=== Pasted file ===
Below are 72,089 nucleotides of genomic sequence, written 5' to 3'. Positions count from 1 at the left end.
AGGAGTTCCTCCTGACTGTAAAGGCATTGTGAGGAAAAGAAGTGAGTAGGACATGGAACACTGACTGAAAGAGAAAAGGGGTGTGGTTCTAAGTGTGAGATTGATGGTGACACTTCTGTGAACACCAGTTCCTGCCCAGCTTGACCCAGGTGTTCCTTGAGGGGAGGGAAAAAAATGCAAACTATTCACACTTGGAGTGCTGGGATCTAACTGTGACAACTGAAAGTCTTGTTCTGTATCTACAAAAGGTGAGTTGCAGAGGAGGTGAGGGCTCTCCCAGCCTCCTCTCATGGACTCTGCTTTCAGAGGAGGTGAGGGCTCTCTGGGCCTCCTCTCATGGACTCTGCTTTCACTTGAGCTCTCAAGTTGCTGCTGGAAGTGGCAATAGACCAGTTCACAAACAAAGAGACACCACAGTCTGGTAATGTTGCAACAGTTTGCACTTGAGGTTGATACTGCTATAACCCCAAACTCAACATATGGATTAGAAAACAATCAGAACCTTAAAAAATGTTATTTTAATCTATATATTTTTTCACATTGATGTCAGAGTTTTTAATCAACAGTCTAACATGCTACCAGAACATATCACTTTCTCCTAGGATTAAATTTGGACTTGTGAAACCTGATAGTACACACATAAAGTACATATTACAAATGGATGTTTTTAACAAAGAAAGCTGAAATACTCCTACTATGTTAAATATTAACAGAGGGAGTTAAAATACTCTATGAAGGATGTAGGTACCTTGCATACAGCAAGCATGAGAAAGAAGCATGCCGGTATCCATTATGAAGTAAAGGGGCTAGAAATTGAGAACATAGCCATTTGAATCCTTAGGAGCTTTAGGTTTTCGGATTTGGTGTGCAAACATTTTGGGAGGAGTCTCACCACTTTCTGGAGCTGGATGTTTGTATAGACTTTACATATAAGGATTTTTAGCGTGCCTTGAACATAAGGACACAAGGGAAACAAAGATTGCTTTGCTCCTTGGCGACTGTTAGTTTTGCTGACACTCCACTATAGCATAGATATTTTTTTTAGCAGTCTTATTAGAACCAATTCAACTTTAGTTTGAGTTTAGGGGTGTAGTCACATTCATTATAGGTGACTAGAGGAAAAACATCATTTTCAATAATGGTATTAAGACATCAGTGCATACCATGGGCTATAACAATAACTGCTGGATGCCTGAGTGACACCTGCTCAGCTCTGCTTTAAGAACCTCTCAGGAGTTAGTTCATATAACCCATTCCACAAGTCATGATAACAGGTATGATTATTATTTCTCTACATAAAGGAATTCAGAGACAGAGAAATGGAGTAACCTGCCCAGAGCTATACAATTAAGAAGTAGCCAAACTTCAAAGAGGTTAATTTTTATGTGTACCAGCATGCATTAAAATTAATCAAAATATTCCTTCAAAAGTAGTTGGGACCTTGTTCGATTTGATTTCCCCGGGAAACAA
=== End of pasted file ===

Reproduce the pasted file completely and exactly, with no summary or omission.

Below are 72,089 nucleotides of genomic sequence, written 5' to 3'. Positions count from 1 at the left end.
AGGAGTTCCTCCTGACTGTAAAGGCATTGTGAGGAAAAGAAGTGAGTAGGACATGGAACACTGACTGAAAGAGAAAAGGGGTGTGGTTCTAAGTGTGAGATTGATGGTGACACTTCTGTGAACACCAGTTCCTGCCCAGCTTGACCCAGGTGTTCCTTGAGGGGAGGGAAAAAAATGCAAACTATTCACACTTGGAGTGCTGGGATCTAACTGTGACAACTGAAAGTCTTGTTCTGTATCTACAAAAGGTGAGTTGCAGAGGAGGTGAGGGCTCTCCCAGCCTCCTCTCATGGACTCTGCTTTCAGAGGAGGTGAGGGCTCTCTGGGCCTCCTCTCATGGACTCTGCTTTCACTTGAGCTCTCAAGTTGCTGCTGGAAGTGGCAATAGACCAGTTCACAAACAAAGAGACACCACAGTCTGGTAATGTTGCAACAGTTTGCACTTGAGGTTGATACTGCTATAACCCCAAACTCAACATATGGATTAGAAAACAATCAGAACCTTAAAAAATGTTATTTTAATCTATATATTTTTTCACATTGATGTCAGAGTTTTTAATCAACAGTCTAACATGCTACCAGAACATATCACTTTCTCCTAGGATTAAATTTGGACTTGTGAAACCTGATAGTACACACATAAAGTACATATTACAAATGGATGTTTTTAACAAAGAAAGCTGAAATACTCCTACTATGTTAAATATTAACAGAGGGAGTTAAAATACTCTATGAAGGATGTAGGTACCTTGCATACAGCAAGCATGAGAAAGAAGCATGCCGGTATCCATTATGAAGTAAAGGGGCTAGAAATTGAGAACATAGCCATTTGAATCCTTAGGAGCTTTAGGTTTTCGGATTTGGTGTGCAAACATTTTGGGAGGAGTCTCACCACTTTCTGGAGCTGGATGTTTGTATAGACTTTACATATAAGGATTTTTAGCGTGCCTTGAACATAAGGACACAAGGGAAACAAAGATTGCTTTGCTCCTTGGCGACTGTTAGTTTTGCTGACACTCCACTATAGCATAGATATTTTTTTTAGCAGTCTTATTAGAACCAATTCAACTTTAGTTTGAGTTTAGGGGTGTAGTCACATTCATTATAGGTGACTAGAGGAAAAACATCATTTTCAATAATGGTATTAAGACATCAGTGCATACCATGGGCTATAACAATAACTGCTGGATGCCTGAGTGACACCTGCTCAGCTCTGCTTTAAGAACCTCTCAGGAGTTAGTTCATATAACCCATTCCACAAGTCATGATAACAGGTATGATTATTATTTCTCTACATAAAGGAATTCAGAGACAGAGAAATGGAGTAACCTGCCCAGAGCTATACAATTAAGAAGTAGCCAAACTTCAAAGAGGTTAATTTTTATGTGTACCAGCATGCATTAAAATTAATCAAAATATTCCTTCAAAAGTAGTTGGGACCTTGTTCGATTTGATTTCCCCGGGAAACAA